It’s that time of the year. Everyone is getting the stomach flu. You know—nausea, vomiting, diarrhea, cramping, headache, and sometimes fever. Unlike true influenza, there’s no flu shot to prevent the stomach flu (also know by professionals as viral gastroenteritis). All you can do is practice serious hand washing and food safety… and avoid people with it. Well, with a two-year-old, that’s not always the easiest thing to do. In fact, my little guy brought it home twice in the past month, and obviously you can’t leave a child to fend for himself when a virus comes knocking on your door. Which means, this mama got her fair share of days hovering over the toilet, too.
So to celebrate saying farewell to our home’s stomach bug (for now), I’ve compiled info for the best remedies to help your household fight this winter nuisance.
When the symptoms arrive…
When the stomach bug attacks your digestive system, all the symptoms you get (vomiting, diarrhea, etc.) are your body’s response to drive out the virus. So while as horrible as these symptoms are, the real risk comes from dehydration—especially in babies, young children, and the elderly. The primary goal of nutrition therapy with the stomach flu is to prevent dehydration while your body recovers from the symptoms.
Please note: I am not a medical doctor nor any of this information should replace advice from your doctor. If you are concerned that either you or your child is at risk from dehydration, seek medical attention immediately. See a certified medical professional for individual diagnosis and treatment recommendations.
What dehydration looks like adults (minor to severe signs/symptoms):
Check for these signs/symptoms of dehydration in kids:
With any of these severe dehydration symptoms in children, call 911 immediately:
So without further ado, here are the best remedies (besides any medications recommended by your doctor) to survive the stomach bug:
1. Stay hydrated drinking the right stuff.
Once you think the vomiting has passed, start taking small sips of clear liquids at regular intervals. Try sipping fluid every 10 minutes and gradually shorten the interval between sips as tolerated. You may even want to begin by just chewing on ice.
What to drink (for adults):
What to drink (infants & young children):
2. Nourish eating the right stuff.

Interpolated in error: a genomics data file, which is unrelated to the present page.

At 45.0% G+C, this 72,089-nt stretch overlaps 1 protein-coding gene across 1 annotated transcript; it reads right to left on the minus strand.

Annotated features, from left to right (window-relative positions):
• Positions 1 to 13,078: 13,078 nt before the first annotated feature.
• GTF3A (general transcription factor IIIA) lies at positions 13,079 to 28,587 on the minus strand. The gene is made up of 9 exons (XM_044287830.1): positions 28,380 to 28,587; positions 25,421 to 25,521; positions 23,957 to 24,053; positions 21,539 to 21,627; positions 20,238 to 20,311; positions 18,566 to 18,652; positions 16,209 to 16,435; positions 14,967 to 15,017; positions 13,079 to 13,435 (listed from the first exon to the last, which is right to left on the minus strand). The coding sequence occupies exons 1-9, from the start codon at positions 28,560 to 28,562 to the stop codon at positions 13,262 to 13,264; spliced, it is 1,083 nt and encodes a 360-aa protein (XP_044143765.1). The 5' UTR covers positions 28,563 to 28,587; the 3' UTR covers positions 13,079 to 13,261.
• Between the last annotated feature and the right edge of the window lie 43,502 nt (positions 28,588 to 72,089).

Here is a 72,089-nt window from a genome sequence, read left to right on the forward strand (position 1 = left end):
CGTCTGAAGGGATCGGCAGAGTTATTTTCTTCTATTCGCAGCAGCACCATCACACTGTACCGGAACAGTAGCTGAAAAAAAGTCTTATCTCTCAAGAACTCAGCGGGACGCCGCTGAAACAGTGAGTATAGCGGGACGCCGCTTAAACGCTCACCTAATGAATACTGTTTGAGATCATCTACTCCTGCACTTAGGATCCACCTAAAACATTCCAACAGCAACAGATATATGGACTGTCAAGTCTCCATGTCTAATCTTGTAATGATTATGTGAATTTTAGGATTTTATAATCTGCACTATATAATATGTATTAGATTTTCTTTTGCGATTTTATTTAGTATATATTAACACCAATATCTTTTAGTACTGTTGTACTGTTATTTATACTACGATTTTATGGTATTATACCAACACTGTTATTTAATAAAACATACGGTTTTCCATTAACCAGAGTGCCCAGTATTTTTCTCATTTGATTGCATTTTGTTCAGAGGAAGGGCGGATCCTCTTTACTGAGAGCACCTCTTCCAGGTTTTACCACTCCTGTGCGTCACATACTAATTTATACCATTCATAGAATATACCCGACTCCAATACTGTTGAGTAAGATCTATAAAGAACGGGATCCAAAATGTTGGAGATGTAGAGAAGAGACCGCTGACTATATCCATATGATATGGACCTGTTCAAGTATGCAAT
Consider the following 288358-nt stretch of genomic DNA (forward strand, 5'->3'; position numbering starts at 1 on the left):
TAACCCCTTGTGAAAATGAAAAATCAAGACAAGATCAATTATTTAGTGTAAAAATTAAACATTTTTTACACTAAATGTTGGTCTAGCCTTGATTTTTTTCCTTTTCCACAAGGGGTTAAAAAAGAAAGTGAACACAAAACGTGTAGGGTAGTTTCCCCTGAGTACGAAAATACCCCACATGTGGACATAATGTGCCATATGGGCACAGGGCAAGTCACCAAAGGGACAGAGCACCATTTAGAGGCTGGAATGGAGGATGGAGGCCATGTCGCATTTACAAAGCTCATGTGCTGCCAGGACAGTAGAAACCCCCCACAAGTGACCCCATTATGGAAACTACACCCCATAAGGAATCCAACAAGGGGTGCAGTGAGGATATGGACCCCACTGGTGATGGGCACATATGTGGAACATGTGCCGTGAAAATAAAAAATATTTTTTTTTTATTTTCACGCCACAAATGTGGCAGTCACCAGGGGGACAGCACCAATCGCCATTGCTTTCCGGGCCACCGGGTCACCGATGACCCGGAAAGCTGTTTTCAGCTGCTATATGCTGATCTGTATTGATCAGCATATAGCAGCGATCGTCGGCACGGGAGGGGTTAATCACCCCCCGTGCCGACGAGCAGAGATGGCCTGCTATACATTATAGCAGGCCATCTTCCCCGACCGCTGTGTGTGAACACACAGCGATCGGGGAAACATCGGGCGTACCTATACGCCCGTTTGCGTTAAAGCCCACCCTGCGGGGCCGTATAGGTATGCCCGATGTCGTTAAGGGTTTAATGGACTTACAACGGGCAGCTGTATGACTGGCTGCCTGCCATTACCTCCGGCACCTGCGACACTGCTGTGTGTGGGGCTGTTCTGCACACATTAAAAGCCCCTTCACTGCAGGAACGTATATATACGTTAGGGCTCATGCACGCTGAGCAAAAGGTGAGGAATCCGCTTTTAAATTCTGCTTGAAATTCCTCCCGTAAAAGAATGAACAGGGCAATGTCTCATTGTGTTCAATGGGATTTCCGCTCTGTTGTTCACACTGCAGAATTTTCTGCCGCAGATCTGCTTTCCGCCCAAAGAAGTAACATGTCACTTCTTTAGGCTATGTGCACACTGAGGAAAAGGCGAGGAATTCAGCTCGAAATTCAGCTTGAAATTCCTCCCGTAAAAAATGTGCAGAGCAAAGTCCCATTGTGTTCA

As digestive symptoms improve along with your appetite, try adding solid, bland foods back into the diet. (This is where I made the mistake of having spicy Spanish paella a little too soon after my last bout of the stomach bug... although it was super delicious!)
The BRAT Diet?
In the past, the stomach bug go-to diet has been the BRAT diet (Bananas, Rice, Applesauce, and Toast) as it’s easy to digest, full of carbohydrates for energy, and replenishes select nutrients lost through diarrhea and vomiting. However, the BRAT diet is low in fat, protein and many micronutrients (i.e. vitamin A, B12, and calcium) and is too restrictive for children, unless the foods are part of the child’s regular diet according to the American Academy of Pediatrics. Therefore, children should return to a regular diet as tolerated as soon as they are rehydrated to avoid nutritional deficiencies. Adults may benefit from adding these foods to their diet as they transition into a regular diet.
Other foods to try when returning to regular diet:
Proteins: Eggs and silken tofu are full of protein and seem to be well-tolerated post stomach bug. Just avoid cooking them in a lot of butter or oil as high fat foods can irritate the stomach. Other proteins to try are poultry, fish, pork, or smooth nut butters (if tolerated).
Soups: The cooked vegetables in chicken noodle soup or puréed soups may be easier to tolerate than their raw counterparts. Just avoid adding extra black pepper to the soups.
Probiotics: Some studies (1, 2) have found that the addition of select probiotics, like L. casei found in some yogurts and the supplemental yeast S. boulardii, shorten symptoms of diarrhea by restoring the normal microbiota in the colon. Talk with your doctor first before you or your child start any supplement.
Foods to avoid:
I probably don’t have to tell you this one, but rest up as much as possible and avoid screen-time if it makes you dizzy or nauseated. Also, keep you or your sick children isolated while having active symptoms to avoid spreading the bug to other family members. And, you may want to have healthy family members use another bathroom if possible. It’s also a good time to refresh everyone on the basics of good hand washing.
Now it's your turn! How do you fight the stomach bug? Share your tips and tricks below!
Hi! I'm Erin – a follower of Christ, wife, mama of two, and registered dietitian. Welcome to my blog where I write about intentional motherhood, intuitive eating, inspired discipleship, and whatever else I feel like! I'm so glad you're here.
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